Despite the challenges it entails, experts agree that remote work is taking root. Several prejudices have disappeared with the forced experimentation caused by the pandemic. The economic, health, and environmental benefits are appealing, in addition to contributing to employees’ quality of life as they learn how to fully enjoy it.

Although the health crisis brings its share of challenges that make adapting to remote work difficult for many, managers have the opportunity to provide some comfort in these unprecedented times by minimizing certain effects as much as possible.

Telecommuting, post-pandemic

What will remain of telecommuting once the COVID-19 crisis is behind us? It is enough to analyze the practices implemented in some innovative companies to see that there will be a clever blend of approaches. Organizations that have chosen telecommuting for their entire workforce for several years – such as GitLab, Basecamp, Automattic – know how to strengthen the sense of belonging by creating, a few times a year, impactful moments that physically bring employees together. For example, they invite all their employees to participate in activities for a week, sometimes professional, sometimes recreational, to strengthen camaraderie and trust.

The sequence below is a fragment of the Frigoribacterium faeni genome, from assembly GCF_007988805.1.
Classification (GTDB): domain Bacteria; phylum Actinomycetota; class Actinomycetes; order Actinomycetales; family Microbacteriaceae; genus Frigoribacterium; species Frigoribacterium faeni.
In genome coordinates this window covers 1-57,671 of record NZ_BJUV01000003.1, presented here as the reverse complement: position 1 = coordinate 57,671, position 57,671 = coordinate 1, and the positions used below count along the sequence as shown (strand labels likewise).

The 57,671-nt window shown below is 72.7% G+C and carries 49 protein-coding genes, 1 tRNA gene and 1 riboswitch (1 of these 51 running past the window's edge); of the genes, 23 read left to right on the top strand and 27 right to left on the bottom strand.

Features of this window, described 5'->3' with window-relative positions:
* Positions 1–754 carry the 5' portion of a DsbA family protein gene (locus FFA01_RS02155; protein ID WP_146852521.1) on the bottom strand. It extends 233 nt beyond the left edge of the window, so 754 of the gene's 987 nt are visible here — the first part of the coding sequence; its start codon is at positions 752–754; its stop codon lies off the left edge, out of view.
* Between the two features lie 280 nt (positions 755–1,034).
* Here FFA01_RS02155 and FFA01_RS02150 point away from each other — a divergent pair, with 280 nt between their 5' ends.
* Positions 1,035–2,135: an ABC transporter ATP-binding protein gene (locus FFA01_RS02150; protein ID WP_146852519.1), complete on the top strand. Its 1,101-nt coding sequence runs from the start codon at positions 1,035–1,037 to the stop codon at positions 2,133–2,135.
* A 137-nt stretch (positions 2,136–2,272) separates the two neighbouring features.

Other companies plan coworking spaces – which allow workers to meet regularly – offer travel budgets to facilitate meetings between employees from the same region, etc. Organizations use physical spaces in addition to the virtual space of telecommuting, rather than the other way around.